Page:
First impressions are often wrong, of course: I had an equally bad reaction to what I saw as an excessively prim and prissy narrative voice in the opening chapter of Thornton Wilder’s The Bridge of San Luis Rey, and I misjudged that gorgeous and powerful novel very badly (luckily I had no qualms about admitting my error immediately).  So I’ll continue into this slice of New England respectability with an open mind, and the hope that perhaps some of my bad reaction is just the culture and style shock of sliding from Margaret Mitchell’s fluid page-turning story-telling to this much more controlled and restricted take on a very different society.  We’ll see what I turn up as I go—part of me just wants to rush through and get to The Yearling and The Grapes of Wrath, but I’ll hold back.  Marquand deserves a fair shake as much as any other author, and I’ve been unexpectedly delighted before.  Onwards, into George Apley’s past.


7 comments on ““George William Apley was born in the house of his maternal grandfather, William Leeds Hancock, on the steeper part of Mount Vernon Street, on Beacon Hill, on January 25, 1866.”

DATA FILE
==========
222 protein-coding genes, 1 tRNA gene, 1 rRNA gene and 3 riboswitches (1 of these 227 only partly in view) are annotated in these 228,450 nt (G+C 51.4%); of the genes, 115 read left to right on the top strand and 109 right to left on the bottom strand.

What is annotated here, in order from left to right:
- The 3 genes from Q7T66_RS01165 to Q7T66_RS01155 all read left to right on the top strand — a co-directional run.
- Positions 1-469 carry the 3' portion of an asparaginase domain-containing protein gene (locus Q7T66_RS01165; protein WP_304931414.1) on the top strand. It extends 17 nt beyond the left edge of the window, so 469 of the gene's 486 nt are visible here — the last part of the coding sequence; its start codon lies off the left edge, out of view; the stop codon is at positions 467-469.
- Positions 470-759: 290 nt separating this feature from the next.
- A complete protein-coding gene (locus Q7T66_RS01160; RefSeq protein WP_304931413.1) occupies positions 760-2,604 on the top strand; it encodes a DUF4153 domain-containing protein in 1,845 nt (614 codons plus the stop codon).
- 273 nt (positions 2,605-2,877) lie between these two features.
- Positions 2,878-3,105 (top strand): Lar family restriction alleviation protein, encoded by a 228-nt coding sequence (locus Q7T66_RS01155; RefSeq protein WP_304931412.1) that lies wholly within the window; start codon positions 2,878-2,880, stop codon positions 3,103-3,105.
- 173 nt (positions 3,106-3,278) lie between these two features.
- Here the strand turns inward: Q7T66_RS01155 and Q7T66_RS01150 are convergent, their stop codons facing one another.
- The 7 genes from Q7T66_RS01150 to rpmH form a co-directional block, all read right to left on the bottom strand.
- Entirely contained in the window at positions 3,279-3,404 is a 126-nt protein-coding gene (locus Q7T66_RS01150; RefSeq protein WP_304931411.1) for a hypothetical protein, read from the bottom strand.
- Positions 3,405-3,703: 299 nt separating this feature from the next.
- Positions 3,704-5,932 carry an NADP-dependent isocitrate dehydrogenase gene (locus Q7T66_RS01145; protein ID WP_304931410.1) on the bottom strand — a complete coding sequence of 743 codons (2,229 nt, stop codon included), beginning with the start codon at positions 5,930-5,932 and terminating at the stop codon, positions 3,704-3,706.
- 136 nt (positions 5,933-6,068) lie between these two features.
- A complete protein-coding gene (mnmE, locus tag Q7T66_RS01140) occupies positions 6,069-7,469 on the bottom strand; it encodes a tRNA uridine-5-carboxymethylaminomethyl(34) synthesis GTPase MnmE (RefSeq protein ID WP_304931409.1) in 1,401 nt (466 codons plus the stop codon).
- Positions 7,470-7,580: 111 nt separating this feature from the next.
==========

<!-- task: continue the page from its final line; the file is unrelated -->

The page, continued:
1. Donna says:

    Now if that sentence had ended with “…which was a dark and stormy night.” it might have been the worst opening in all of literature, not just Pulitzer-prize winners. LOL!!

    • jwrosenzweig says:

      Haha, you know, I did think of Bulwer-Lytton as I was laughing at the thing, although I’m not sure how to grade opening lines when they fall below a certain threshold. Would “dark and stormy night” have possibly improved this novel’s first line? The mind shudders at the prospect, but I kind of think it would!

  2. Geoff W says:

    I wouldn’t say it excites me or catches my interest but I do find it fascinating. It’s like quite a few I’ve read recently in British classics. Strangely enough I do have to read them multiple times to make sure I don’t miss anything! But it is definitely not a memorable line.